Five people were killed and about 40 injured in a terror attack in London that happened on Wednesday. A car ploughed into pedestrians and a suspected Islamist-inspired terrorist stabbed a policeman near Britain’s parliament.
The dead police officer was identified as Keith Palmer, 48, with 15 years of service.
The assailant was shot by the police, according to Reuters. The rest of the four victims include the policeman he stabbed, and three others were among those hit by the car as it sped across Westminster Bridge before crashing into railings just outside the parliament.
Prime Minister Theresa May condemned the attack as "sick and depraved” – "The location of this attack was no accident," she said in a statement. "The terrorist chose to strike at the heart of our capital city, where people of all nationalities, religions and cultures come together to celebrate the values of liberty, democracy and freedom of speech."
Any attempt to defeat those values through violence was "doomed to failure", May asserted.
Mark Rowley, Britain's most senior counter-terrorism officer, told reporters the attack started when a car was driven over Westminster Bridge, hitting and injuring members of the public and three police officers.
"A car then crashed near to parliament and at least one man, armed with a knife, continued the attack and tried to enter parliament," Rowley said. The police's "fast-paced investigation" was due to them working on the assumption that the attack was "Islamist-related terrorism." He also said that police believed they knew the identity of the attacker but would not provide details at this stage.
It was the deadliest attack in London since four British Islamists killed 52 commuters and themselves in suicide bombings on the city's transport system in July 2005, in London's worst peacetime attack.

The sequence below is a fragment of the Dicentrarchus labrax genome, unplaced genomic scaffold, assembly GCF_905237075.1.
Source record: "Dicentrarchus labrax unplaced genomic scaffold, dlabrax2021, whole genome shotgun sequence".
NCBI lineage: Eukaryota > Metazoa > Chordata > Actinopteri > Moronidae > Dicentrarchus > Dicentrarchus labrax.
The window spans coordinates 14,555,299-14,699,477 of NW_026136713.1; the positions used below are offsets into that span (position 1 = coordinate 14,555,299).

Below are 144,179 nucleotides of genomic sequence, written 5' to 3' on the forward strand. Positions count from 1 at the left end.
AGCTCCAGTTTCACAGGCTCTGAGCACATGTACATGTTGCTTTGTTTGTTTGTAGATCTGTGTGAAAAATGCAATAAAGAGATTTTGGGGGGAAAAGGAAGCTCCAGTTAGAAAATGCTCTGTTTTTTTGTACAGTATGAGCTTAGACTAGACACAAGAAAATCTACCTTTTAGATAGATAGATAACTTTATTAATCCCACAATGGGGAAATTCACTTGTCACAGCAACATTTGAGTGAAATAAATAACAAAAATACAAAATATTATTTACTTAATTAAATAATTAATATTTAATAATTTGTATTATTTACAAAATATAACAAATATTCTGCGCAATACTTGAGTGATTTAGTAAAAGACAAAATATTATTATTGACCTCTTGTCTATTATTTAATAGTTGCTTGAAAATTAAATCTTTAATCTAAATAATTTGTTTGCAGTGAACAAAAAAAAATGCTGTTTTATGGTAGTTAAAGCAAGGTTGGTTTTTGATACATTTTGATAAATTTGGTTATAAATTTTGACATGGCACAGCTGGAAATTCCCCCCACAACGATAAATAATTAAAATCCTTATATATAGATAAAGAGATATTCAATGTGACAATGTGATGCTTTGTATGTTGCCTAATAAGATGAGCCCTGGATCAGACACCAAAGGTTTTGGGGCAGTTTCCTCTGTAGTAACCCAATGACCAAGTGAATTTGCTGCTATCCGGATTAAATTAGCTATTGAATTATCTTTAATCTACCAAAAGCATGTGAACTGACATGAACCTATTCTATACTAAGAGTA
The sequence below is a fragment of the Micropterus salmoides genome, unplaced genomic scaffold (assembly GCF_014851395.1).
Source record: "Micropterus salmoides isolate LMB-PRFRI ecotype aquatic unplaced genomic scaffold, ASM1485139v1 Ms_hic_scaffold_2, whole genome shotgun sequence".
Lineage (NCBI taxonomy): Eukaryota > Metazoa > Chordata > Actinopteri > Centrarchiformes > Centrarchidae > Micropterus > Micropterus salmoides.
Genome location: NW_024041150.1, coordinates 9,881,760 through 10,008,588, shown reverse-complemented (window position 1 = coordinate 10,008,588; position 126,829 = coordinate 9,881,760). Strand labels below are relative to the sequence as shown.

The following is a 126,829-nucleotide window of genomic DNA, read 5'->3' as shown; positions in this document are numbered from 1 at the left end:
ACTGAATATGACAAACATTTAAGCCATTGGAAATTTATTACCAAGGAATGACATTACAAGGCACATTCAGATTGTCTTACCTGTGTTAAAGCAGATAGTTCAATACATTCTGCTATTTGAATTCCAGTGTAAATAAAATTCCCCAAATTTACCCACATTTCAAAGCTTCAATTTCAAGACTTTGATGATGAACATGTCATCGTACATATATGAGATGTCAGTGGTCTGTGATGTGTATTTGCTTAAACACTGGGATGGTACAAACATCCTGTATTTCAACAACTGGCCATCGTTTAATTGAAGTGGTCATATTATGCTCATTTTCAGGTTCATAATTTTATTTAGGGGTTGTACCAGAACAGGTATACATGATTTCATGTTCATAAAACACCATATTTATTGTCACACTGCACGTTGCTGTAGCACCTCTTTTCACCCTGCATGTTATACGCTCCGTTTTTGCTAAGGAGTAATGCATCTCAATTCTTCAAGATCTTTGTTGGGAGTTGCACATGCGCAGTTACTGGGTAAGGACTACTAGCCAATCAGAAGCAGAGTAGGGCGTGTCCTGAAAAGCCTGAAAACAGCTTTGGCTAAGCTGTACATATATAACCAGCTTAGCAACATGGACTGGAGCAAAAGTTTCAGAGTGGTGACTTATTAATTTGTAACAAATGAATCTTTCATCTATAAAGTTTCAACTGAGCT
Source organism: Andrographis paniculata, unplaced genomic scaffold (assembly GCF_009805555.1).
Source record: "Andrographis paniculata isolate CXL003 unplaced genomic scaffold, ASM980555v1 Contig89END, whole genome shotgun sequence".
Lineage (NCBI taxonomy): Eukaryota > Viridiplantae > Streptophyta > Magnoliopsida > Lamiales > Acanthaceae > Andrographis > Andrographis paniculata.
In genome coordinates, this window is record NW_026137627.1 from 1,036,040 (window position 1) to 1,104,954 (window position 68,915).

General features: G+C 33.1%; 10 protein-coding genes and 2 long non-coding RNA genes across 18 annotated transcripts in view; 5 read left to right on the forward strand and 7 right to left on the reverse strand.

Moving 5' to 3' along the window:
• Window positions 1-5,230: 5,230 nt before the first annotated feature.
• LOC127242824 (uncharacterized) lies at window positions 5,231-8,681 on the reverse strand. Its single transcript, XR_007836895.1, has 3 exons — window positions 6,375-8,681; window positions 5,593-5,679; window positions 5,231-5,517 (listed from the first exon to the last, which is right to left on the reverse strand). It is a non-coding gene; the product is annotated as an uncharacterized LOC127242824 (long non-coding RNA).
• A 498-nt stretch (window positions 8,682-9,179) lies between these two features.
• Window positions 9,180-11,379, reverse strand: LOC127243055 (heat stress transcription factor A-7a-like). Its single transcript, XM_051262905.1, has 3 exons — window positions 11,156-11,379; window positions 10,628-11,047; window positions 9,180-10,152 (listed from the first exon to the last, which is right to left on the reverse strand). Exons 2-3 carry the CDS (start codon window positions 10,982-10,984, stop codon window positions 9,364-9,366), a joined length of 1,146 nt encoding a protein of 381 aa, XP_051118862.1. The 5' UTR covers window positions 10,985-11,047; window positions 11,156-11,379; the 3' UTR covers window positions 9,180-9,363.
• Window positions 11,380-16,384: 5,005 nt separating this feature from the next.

London Mayor Sadiq Khan said there would be additional police officers on the city streets to keep Londoners and visitors safe. "We stand together in the face of those who seek to harm us and destroy our way of life. We always have, and we always will. Londoners will never be cowed by terrorism," he said.
May said parliament would convene as normal on Thursday, in a sign that the attack would not disrupt life in the capital.
[Update] Singapore's Ministry of Foreign Affairs (MFA) confirmed in a statement on Thursday, March 23, that there are no reports of Singaporeans directly affected or injured in the London attack.
"Singapore strongly condemns the vicious terrorist attack in Westminster, London on March 22 that led to the death and injury of innocent persons, including a police officer who was killed in the line of duty," according to MFA's statement. "We express our deepest condolences to the bereaved families, and wish the injured a speedy recovery."
Law and Home Affairs Minister K Shanmugam wrote on Facebook that the attack in front of the British Parliament is "a sombre reminder" that Singaporeans must stay vigilant to "the clear and present terror threat around the world."